Nobody in NASCAR is making a bigger current impact than Martin Truex Jr. and his No. 19 Toyota…on and off the track.
Even the most casual NASCAR fan is likely familiar with the axiom “if you ain’t first, you’re last”, the catchphrase of Will Ferrell’s titular character from the 2006 comedy Talladega Nights: The Ballad of Ricky Bobby.
Martin Truex Jr. is at least partially defying that trope as he works his way through the final stages of the premier Cup Series’ regular season.
The tradition of posing the top three race finishers on a podium has rarely made it to NASCAR…that’s probably for the best these days with social distancing still necessary…but if they did exist, the footprints of the Mayetta Township, NJ native would perhaps be etched into the platform. His No. 19 Joe Gibbs Racing Toyota has finished in either second or third place in eight of the last nine races. That streak continued last weekend, as Truex was the silver-medalist in both halves of a Saturday/Sunday doubleheader at Dover International Speedway.
“It has definitely been good to run right out front, be running top three,” Truex said after the race on Sunday. “That’s where you need to be running to make your way through the playoffs.”
The Cup Series’ regular season ends in grand fashion on Saturday at Daytona International Speedway’s Coke Zero Sugar 400 (7 p.m. ET, NBC). It’s the first time that the iconic superspeedway, known for producing surprise winners, will host the final lead-in to the 16-driver playoff.
Truex doesn’t have to worry about his invitation to the postseason, as the win at Martinsville allows him to compete for the seventh consecutive season. Still, once the playoffs start at Darlington Raceway on Labor Day weekend, an extra win may come in for the No. 19 squad. Recent events have allowed Truex to surge to fourth place in the standings, but, with only a single win to his name, he will own the sixth seed once the playoffs begin. The NASCAR playoff system affords five extra points for each win and one more for every stage triumph. Truex has earned seven such points, which would place him 11 points ahead of the first cutoff. Drivers placed 13th through 16th after the first three playoff races will be eliminated from championship contention.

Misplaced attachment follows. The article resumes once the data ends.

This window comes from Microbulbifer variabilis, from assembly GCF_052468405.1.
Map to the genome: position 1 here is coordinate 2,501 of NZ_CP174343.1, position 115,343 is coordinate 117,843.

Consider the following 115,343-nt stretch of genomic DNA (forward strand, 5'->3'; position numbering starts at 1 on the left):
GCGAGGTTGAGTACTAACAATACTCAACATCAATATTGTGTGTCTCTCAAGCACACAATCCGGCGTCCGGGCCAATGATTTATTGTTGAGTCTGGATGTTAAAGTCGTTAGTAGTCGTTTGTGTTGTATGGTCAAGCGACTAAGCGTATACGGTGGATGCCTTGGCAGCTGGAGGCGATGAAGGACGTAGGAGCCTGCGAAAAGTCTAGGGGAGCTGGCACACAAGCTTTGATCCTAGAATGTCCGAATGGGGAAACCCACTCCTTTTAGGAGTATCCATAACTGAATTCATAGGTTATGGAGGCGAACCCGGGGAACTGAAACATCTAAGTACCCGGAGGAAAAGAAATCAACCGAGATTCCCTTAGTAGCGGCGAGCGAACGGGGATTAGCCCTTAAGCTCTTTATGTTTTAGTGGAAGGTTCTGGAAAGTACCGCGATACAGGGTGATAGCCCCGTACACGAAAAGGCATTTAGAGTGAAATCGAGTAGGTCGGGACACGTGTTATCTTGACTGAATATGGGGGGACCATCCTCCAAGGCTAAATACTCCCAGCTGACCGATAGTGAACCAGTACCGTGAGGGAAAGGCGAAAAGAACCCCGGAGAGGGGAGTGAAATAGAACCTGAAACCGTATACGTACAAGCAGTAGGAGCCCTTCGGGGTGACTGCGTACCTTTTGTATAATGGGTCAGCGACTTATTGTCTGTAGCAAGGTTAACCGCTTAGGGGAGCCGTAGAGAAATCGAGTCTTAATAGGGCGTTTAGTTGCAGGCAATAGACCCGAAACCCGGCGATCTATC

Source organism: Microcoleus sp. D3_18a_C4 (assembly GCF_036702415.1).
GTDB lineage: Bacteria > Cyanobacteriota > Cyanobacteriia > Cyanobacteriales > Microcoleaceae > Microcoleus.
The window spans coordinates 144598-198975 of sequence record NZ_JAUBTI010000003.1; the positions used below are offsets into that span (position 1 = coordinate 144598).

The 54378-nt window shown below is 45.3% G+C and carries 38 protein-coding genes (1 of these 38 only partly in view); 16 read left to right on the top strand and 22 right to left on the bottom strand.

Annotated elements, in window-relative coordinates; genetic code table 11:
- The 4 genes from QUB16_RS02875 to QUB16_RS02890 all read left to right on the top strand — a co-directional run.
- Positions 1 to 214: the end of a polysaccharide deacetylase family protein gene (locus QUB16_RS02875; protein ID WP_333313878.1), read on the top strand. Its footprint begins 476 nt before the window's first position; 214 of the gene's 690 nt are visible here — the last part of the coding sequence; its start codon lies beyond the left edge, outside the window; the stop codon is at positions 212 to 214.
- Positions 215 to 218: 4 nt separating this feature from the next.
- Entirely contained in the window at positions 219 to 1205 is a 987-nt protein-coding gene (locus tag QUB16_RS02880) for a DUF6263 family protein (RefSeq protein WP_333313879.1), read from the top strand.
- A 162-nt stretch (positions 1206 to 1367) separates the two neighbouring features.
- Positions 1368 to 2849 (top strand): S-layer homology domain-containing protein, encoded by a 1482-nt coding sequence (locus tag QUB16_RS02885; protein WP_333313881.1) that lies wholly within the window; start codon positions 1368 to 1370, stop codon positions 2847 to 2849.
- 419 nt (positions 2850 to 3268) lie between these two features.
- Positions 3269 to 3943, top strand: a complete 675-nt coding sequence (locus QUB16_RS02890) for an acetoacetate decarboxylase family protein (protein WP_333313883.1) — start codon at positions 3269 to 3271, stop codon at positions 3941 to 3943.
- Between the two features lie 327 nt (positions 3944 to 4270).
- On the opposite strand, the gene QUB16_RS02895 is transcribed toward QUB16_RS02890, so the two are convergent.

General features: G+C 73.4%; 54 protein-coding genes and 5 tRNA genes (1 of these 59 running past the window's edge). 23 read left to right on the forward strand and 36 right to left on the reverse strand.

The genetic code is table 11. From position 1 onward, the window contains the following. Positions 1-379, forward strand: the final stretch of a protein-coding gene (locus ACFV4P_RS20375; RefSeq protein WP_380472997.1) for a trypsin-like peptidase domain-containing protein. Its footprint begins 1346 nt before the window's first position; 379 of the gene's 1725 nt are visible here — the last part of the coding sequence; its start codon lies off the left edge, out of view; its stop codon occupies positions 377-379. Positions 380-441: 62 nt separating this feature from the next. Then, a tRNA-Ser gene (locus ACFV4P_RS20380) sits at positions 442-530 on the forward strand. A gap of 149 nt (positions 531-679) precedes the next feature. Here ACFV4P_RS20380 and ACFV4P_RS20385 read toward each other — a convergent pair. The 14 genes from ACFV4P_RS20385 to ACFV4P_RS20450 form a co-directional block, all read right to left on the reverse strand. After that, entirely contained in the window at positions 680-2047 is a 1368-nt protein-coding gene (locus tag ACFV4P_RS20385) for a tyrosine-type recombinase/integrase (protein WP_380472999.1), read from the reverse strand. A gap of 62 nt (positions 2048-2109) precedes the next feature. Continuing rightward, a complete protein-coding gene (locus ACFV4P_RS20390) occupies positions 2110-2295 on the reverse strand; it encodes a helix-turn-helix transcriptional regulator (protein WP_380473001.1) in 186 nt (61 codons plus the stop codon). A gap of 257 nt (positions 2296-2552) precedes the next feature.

If anyone knows about the importance of postseason bonus points, it’s Truex. His 2017 Cup Series title, won when he was driving the No. 78 Toyota for the now-defunct Furniture Row Racing, began with a 48-point advantage over the original cutoff thanks to a plethora of wins, stage wins, and the regular-season title. It was the biggest advantage for a regular-season points leader until current point leader Kevin Harvick set himself up with a 54-point lead after his seventh win of the season on Sunday. That tally might only increase depending on how things go at Daytona.
“Obviously, we wish we could have won a few more,” Truex said. “Our bonus point situation isn’t the greatest, and that’s something that we’ve really been working hard on trying to get some more here lately. Just seems like we’re always just right there second or third.”
“Overall it was good. It’s good momentum. It’s good to be consistent. We’ve just got to keep working to find a little bit more.”